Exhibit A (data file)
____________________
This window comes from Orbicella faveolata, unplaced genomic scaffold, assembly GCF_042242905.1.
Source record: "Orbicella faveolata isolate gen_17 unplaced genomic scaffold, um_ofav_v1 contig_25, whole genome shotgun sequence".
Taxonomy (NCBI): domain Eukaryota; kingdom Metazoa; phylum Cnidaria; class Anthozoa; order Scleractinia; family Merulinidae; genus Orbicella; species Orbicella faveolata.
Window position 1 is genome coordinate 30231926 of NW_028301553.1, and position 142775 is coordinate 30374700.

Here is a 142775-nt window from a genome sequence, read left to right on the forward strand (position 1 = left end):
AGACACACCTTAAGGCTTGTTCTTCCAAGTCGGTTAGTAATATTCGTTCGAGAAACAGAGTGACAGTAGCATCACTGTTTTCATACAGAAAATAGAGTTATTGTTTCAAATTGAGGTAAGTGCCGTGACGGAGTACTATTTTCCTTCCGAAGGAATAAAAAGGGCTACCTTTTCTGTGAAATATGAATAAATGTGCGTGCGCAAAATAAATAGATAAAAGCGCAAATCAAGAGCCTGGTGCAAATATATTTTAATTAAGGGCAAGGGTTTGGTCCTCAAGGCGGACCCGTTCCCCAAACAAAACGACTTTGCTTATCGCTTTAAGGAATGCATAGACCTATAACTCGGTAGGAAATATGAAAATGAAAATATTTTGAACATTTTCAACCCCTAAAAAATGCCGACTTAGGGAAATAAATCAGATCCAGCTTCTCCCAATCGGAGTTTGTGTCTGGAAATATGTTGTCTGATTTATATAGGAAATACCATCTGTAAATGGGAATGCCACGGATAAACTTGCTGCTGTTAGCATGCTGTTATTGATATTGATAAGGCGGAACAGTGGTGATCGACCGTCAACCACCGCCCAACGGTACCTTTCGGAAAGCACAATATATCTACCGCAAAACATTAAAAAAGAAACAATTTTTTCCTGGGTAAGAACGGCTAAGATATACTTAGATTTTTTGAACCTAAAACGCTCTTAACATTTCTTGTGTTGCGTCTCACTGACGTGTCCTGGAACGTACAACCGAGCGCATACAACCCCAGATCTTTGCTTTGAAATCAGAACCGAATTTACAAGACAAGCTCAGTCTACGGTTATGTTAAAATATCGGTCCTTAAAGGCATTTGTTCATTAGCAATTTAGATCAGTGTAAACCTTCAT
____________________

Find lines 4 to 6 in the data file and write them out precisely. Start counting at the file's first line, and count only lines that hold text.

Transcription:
Window position 1 is genome coordinate 30231926 of NW_028301553.1, and position 142775 is coordinate 30374700.

Here is a 142775-nt window from a genome sequence, read left to right on the forward strand (position 1 = left end):
AGACACACCTTAAGGCTTGTTCTTCCAAGTCGGTTAGTAATATTCGTTCGAGAAACAGAGTGACAGTAGCATCACTGTTTTCATACAGAAAATAGAGTTATTGTTTCAAATTGAGGTAAGTGCCGTGACGGAGTACTATTTTCCTTCCGAAGGAATAAAAAGGGCTACCTTTTCTGTGAAATATGAATAAATGTGCGTGCGCAAAATAAATAGATAAAAGCGCAAATCAAGAGCCTGGTGCAAATATATTTTAATTAAGGGCAAGGGTTTGGTCCTCAAGGCGGACCCGTTCCCCAAACAAAACGACTTTGCTTATCGCTTTAAGGAATGCATAGACCTATAACTCGGTAGGAAATATGAAAATGAAAATATTTTGAACATTTTCAACCCCTAAAAAATGCCGACTTAGGGAAATAAATCAGATCCAGCTTCTCCCAATCGGAGTTTGTGTCTGGAAATATGTTGTCTGATTTATATAGGAAATACCATCTGTAAATGGGAATGCCACGGATAAACTTGCTGCTGTTAGCATGCTGTTATTGATATTGATAAGGCGGAACAGTGGTGATCGACCGTCAACCACCGCCCAACGGTACCTTTCGGAAAGCACAATATATCTACCGCAAAACATTAAAAAAGAAACAATTTTTTCCTGGGTAAGAACGGCTAAGATATACTTAGATTTTTTGAACCTAAAACGCTCTTAACATTTCTTGTGTTGCGTCTCACTGACGTGTCCTGGAACGTACAACCGAGCGCATACAACCCCAGATCTTTGCTTTGAAATCAGAACCGAATTTACAAGACAAGCTCAGTCTACGGTTATGTTAAAATATCGGTCCTTAAAGGCATTTGTTCATTAGCAATTTAGATCAGTGTAAACCTTCAT